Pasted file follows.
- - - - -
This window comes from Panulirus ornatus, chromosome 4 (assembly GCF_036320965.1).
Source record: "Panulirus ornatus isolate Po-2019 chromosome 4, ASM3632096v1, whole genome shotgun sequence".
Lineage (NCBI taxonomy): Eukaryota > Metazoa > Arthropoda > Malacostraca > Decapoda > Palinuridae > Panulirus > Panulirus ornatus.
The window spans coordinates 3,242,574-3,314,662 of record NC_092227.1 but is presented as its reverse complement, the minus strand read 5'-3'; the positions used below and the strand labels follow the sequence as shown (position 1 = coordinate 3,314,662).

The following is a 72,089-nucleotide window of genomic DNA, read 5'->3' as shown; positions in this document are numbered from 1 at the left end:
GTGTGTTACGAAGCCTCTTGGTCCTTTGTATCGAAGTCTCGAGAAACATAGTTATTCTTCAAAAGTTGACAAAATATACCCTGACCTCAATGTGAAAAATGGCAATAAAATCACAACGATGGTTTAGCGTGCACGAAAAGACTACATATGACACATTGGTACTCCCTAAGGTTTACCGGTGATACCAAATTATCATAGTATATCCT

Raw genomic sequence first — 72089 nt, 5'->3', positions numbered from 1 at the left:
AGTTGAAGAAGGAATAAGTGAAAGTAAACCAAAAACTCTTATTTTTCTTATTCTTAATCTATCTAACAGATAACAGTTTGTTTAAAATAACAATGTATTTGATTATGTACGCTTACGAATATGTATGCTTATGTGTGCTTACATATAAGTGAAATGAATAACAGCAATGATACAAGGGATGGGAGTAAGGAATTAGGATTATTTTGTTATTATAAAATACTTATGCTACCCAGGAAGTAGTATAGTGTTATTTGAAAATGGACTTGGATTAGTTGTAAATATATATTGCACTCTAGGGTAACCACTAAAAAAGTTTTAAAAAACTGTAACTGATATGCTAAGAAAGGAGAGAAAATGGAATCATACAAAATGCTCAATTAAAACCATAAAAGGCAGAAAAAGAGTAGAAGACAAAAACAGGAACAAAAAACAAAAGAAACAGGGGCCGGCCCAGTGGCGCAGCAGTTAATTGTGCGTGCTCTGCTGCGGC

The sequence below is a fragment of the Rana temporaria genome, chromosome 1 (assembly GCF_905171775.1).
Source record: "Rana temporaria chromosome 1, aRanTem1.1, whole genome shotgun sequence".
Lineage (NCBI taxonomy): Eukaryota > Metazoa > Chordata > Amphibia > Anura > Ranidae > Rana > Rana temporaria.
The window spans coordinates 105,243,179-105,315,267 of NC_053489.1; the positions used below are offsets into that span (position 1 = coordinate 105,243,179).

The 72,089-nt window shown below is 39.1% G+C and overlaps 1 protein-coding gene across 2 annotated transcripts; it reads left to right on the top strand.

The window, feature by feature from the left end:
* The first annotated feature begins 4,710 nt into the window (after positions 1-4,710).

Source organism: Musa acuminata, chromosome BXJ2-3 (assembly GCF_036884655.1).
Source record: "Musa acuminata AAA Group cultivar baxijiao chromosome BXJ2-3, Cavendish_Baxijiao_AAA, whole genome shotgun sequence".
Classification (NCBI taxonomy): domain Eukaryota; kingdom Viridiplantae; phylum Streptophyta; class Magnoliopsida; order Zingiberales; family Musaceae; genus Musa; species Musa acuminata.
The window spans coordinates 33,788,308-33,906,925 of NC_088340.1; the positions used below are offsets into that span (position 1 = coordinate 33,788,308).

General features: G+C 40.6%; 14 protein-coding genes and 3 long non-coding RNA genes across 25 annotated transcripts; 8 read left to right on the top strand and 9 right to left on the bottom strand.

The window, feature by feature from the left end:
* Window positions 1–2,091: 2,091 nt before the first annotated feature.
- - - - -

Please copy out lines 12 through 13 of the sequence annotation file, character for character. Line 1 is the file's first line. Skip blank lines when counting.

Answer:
The window spans coordinates 105,243,179-105,315,267 of NC_053489.1; the positions used below are offsets into that span (position 1 = coordinate 105,243,179).

The 72,089-nt window shown below is 39.1% G+C and overlaps 1 protein-coding gene across 2 annotated transcripts; it reads left to right on the top strand.